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Based on a growing body of epidemiological and biomedical studies, physical activity (PA) is considered a cornerstone in type 2 diabetes treatment. However, it is also a practice embedded in daily life and, as such, may produce certain frictions as a topic in health care. The aim of this article is to give in-depth insight into experiences of health care professionals with the delivery of PA counselling to people with type 2 diabetes.
This study is based on in-depth interviews with 24 Dutch professionals providing care to people with type 2 diabetes. They were asked to tell about their experiences with PA in different roles, both in their professional and personal lives. The interviews were audio-recorded and transcribed verbatim. Data analysis followed a narrative approach with not only a focus on what was told, but also on how this was constructed in interaction with the interviewer, the cultural resources that were drawn on and inconsistencies or alternatives that were presented. This narrative focus was used to explore how professionals made sense of their experiences with PA counselling within the wider sociocultural context.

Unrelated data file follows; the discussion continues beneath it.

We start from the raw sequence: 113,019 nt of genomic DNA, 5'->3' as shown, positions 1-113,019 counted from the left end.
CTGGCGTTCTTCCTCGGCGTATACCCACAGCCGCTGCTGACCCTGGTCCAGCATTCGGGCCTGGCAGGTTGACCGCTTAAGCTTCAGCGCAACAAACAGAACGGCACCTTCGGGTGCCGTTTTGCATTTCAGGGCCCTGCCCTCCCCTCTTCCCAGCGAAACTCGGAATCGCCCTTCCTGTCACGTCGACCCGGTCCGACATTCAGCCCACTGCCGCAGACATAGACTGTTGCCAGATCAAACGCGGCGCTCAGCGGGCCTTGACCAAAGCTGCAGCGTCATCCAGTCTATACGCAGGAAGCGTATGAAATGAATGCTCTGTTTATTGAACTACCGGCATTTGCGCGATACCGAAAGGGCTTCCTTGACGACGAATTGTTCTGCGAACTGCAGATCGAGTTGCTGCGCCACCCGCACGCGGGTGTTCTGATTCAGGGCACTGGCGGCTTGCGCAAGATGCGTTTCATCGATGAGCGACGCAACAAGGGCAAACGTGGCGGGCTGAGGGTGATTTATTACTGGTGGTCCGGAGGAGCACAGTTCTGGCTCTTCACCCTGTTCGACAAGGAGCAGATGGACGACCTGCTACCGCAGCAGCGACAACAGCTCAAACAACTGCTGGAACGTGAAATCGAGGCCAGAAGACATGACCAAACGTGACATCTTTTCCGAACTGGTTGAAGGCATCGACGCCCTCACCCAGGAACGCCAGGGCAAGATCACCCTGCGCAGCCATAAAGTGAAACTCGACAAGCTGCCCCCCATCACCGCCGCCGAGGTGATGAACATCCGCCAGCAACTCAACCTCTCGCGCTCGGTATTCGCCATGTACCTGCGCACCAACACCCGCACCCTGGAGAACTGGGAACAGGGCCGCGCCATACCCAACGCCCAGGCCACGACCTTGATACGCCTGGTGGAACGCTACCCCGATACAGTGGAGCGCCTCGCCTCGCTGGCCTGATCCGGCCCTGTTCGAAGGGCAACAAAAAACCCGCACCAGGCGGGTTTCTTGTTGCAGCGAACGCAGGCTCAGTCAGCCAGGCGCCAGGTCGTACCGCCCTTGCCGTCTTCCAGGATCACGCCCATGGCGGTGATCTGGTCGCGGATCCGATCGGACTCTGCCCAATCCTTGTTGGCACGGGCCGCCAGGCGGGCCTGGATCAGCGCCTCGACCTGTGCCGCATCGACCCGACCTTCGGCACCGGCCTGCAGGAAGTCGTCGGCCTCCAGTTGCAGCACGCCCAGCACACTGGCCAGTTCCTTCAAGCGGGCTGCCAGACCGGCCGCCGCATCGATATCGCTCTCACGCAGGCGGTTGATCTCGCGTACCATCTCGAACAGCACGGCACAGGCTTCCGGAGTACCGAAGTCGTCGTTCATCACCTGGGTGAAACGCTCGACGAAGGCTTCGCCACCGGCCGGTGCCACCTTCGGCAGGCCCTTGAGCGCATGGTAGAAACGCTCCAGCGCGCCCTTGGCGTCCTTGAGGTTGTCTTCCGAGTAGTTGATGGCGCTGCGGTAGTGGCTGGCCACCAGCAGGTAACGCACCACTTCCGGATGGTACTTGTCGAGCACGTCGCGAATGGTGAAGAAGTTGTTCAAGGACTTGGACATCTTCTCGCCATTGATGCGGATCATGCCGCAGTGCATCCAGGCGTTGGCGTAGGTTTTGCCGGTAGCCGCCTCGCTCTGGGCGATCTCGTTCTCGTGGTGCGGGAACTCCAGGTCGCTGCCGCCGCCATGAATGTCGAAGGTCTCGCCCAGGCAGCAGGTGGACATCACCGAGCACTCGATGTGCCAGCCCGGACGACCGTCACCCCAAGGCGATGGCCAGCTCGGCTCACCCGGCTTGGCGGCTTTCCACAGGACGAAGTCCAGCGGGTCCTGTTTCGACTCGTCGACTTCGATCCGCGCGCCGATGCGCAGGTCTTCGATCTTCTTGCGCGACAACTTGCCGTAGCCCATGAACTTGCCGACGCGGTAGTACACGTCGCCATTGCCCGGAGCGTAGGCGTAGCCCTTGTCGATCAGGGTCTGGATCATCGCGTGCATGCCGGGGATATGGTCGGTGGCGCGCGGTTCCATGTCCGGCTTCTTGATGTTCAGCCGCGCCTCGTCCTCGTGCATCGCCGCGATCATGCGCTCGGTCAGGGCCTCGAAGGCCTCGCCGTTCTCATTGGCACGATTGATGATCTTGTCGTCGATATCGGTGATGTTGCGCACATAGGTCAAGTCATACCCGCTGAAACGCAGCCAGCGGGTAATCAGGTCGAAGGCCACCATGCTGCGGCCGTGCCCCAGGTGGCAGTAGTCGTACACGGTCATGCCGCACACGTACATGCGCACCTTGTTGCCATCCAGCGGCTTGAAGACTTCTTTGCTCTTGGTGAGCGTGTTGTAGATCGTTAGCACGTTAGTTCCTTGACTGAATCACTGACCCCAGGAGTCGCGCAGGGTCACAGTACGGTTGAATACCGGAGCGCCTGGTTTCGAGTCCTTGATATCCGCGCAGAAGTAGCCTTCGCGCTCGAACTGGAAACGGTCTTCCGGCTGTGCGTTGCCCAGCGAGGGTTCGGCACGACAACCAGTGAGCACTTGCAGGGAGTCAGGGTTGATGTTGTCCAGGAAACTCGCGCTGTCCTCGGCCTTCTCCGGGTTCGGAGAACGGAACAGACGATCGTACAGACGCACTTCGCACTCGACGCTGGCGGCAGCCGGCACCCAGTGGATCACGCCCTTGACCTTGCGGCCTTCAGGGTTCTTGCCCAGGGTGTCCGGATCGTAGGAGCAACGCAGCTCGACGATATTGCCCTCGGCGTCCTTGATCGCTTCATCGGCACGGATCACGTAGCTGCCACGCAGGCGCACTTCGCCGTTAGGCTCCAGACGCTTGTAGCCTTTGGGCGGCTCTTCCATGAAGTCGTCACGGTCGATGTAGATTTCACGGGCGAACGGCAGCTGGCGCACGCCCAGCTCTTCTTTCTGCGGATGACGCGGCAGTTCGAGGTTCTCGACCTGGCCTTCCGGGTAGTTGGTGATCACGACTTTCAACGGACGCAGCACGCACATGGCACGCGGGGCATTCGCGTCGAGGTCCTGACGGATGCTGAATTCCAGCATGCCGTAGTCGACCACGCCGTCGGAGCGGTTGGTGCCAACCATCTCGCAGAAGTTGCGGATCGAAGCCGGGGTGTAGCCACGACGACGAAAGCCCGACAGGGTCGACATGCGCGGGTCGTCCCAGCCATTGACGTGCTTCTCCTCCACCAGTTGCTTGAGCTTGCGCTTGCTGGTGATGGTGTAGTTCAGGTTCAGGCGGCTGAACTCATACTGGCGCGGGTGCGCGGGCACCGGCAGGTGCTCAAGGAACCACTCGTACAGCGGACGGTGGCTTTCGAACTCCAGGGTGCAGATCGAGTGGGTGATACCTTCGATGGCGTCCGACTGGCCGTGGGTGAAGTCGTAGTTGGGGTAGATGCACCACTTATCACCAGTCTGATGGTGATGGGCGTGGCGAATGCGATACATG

While the professionals view PA as a foundation of type 2 diabetes treatment, they experience it to be a tricky subject. Two main areas of tension were identified: (1) the understanding of patient behaviour; and (2) professionals’ views on responsibilities, both on their responsibilities as professionals and their notions on who is responsible for behaviour change.
Health care professionals providing PA counselling to people with type 2 diabetes have to navigate between possibilities within the diabetes care framework, options for an embedding of PA in the patient’s lifeworld, and the professionals’ opinions on and experiences with PA and healthy living from their own lifeworld. This makes PA a complex topic of care.